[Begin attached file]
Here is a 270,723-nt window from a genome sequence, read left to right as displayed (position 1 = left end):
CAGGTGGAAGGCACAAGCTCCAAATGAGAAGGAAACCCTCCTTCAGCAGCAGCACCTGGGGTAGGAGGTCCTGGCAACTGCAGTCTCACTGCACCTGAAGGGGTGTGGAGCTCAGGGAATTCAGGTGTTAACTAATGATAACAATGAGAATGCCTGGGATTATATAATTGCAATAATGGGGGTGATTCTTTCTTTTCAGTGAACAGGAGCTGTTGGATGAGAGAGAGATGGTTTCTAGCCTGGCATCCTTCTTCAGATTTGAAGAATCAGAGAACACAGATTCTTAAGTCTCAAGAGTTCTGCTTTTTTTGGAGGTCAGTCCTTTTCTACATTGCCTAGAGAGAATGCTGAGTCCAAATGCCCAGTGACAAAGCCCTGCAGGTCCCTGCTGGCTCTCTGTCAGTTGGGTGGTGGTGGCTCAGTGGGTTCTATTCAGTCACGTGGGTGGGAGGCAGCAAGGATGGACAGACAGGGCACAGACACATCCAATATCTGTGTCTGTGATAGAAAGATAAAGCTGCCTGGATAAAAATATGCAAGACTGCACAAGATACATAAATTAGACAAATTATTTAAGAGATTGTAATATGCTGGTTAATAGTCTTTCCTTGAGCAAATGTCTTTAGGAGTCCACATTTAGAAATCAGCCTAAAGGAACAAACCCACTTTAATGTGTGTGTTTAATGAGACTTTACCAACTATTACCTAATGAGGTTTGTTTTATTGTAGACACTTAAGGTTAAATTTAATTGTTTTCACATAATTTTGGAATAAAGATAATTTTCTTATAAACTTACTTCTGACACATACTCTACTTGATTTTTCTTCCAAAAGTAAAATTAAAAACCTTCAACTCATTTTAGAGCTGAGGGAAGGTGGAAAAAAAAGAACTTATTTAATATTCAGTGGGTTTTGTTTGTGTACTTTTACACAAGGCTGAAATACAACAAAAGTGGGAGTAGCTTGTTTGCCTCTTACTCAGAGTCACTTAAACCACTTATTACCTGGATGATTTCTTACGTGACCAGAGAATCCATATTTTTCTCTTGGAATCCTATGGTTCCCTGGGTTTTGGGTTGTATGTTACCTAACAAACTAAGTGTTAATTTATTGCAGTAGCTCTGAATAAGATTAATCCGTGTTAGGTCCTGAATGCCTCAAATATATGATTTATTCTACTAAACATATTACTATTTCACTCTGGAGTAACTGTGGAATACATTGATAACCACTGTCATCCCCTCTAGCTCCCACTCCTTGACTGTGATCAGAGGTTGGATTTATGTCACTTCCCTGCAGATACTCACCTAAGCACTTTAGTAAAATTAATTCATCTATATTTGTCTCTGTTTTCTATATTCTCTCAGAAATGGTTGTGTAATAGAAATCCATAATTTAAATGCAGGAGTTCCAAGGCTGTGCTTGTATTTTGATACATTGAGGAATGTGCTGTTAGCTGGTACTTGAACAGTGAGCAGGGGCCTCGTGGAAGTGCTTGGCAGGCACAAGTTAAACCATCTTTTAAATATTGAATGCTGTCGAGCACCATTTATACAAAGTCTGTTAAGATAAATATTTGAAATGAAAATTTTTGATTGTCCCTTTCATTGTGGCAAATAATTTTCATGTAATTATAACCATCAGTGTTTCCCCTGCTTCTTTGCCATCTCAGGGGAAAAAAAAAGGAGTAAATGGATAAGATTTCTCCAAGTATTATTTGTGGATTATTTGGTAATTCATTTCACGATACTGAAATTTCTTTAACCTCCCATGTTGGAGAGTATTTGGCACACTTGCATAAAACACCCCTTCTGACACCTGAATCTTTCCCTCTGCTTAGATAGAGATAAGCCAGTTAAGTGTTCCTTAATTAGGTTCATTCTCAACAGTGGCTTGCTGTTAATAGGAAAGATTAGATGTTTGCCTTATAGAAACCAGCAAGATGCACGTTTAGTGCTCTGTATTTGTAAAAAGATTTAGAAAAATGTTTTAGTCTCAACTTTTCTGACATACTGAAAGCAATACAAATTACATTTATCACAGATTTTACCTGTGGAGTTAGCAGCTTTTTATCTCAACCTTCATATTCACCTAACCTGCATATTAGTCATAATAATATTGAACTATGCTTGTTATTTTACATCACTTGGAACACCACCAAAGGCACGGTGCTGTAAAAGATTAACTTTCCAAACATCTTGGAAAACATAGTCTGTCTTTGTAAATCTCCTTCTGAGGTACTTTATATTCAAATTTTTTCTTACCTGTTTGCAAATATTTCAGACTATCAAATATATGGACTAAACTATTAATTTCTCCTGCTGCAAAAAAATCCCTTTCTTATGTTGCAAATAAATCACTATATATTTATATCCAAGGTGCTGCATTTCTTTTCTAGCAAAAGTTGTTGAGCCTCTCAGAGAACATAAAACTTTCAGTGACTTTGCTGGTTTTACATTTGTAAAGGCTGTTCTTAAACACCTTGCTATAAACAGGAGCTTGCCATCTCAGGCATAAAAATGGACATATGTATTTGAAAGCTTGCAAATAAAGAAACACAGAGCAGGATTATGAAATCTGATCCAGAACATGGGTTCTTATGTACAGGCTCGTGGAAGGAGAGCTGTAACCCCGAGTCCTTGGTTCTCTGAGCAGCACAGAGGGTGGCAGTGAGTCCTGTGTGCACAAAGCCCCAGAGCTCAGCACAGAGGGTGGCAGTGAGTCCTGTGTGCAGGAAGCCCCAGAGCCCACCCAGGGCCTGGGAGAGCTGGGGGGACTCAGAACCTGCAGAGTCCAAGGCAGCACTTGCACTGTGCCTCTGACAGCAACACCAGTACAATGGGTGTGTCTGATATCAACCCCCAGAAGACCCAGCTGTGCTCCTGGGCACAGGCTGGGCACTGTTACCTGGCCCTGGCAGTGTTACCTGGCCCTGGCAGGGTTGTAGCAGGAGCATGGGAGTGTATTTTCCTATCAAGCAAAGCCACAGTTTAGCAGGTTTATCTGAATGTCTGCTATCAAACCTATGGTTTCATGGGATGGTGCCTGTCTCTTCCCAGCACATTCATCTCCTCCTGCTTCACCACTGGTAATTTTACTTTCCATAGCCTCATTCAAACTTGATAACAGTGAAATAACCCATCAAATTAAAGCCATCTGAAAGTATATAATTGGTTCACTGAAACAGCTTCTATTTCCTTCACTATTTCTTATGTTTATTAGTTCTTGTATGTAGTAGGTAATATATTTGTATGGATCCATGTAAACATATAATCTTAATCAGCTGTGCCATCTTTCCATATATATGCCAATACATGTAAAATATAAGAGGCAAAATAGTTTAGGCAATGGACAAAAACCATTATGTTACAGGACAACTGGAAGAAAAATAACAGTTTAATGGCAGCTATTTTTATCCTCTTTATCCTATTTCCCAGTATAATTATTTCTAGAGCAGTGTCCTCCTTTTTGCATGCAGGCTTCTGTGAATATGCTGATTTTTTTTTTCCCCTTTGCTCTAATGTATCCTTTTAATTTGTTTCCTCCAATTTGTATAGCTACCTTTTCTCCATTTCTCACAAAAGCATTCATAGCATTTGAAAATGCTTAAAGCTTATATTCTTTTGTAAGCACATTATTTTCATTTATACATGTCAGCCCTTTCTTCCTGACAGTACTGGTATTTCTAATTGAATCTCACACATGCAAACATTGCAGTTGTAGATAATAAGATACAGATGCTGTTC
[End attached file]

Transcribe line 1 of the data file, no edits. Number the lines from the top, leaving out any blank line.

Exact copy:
Here is a 270,723-nt window from a genome sequence, read left to right as displayed (position 1 = left end):